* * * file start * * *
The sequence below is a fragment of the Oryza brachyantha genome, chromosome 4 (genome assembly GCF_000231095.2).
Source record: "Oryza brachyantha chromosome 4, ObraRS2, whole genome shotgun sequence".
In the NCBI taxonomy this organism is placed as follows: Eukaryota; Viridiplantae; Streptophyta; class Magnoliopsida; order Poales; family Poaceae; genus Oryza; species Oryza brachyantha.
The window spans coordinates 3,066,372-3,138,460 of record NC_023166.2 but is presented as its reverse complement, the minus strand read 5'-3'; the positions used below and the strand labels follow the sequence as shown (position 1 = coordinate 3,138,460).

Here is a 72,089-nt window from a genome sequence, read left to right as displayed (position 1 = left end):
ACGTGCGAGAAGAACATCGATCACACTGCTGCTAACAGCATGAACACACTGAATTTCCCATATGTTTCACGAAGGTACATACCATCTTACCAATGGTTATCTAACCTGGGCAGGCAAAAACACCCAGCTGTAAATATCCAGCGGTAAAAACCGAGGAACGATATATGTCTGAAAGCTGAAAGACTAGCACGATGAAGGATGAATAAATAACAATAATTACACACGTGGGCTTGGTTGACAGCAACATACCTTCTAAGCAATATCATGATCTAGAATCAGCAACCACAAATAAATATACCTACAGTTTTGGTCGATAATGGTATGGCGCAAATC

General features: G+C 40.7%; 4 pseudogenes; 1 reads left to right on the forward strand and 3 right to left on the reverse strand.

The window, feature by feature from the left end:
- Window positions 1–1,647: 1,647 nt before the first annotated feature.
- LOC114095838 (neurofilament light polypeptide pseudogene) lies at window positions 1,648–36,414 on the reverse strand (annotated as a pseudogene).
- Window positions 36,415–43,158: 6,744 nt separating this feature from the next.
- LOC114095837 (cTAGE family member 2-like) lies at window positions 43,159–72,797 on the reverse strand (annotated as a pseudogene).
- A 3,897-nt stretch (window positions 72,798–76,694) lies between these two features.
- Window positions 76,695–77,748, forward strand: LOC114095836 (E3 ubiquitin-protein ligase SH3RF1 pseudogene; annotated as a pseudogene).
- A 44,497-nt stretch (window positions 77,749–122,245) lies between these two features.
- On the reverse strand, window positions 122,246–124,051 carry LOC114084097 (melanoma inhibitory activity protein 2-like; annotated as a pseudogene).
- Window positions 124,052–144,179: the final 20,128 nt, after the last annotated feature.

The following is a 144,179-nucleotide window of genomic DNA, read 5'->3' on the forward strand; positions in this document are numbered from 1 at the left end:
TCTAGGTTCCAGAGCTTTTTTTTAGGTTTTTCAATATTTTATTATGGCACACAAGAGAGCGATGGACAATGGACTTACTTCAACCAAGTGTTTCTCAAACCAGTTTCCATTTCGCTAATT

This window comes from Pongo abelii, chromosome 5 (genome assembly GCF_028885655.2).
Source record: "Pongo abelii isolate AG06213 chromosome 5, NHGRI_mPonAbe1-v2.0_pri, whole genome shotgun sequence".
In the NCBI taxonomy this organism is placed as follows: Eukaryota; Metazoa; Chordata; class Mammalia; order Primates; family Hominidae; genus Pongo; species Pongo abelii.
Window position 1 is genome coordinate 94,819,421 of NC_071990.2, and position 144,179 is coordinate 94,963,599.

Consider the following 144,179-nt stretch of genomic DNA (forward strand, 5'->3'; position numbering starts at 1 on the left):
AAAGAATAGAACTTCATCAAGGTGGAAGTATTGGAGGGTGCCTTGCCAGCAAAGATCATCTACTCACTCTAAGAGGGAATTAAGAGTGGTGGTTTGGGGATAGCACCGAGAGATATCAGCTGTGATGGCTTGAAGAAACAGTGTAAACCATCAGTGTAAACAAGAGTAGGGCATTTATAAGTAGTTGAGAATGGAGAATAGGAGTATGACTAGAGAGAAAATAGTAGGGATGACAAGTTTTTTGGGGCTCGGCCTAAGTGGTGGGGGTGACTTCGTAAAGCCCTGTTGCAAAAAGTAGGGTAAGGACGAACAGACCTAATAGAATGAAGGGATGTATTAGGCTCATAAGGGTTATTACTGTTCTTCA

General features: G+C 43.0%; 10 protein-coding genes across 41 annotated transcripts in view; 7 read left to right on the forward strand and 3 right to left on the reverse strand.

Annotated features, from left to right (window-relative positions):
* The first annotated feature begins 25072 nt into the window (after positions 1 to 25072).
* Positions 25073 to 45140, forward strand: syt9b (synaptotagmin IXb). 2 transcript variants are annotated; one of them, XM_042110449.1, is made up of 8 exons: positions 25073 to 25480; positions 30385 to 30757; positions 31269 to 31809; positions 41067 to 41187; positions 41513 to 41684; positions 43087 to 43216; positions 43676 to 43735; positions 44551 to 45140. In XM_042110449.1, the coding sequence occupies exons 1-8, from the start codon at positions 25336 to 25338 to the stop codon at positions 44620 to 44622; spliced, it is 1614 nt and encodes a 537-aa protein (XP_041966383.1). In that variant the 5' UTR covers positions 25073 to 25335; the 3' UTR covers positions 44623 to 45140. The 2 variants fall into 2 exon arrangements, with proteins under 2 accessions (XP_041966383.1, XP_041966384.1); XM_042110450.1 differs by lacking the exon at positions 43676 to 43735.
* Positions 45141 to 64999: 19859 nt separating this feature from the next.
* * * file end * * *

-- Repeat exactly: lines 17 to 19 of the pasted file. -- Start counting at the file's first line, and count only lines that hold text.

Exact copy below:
- Window positions 124,052–144,179: the final 20,128 nt, after the last annotated feature.

The following is a 144,179-nucleotide window of genomic DNA, read 5'->3' on the forward strand; positions in this document are numbered from 1 at the left end:
TCTAGGTTCCAGAGCTTTTTTTTAGGTTTTTCAATATTTTATTATGGCACACAAGAGAGCGATGGACAATGGACTTACTTCAACCAAGTGTTTCTCAAACCAGTTTCCATTTCGCTAATT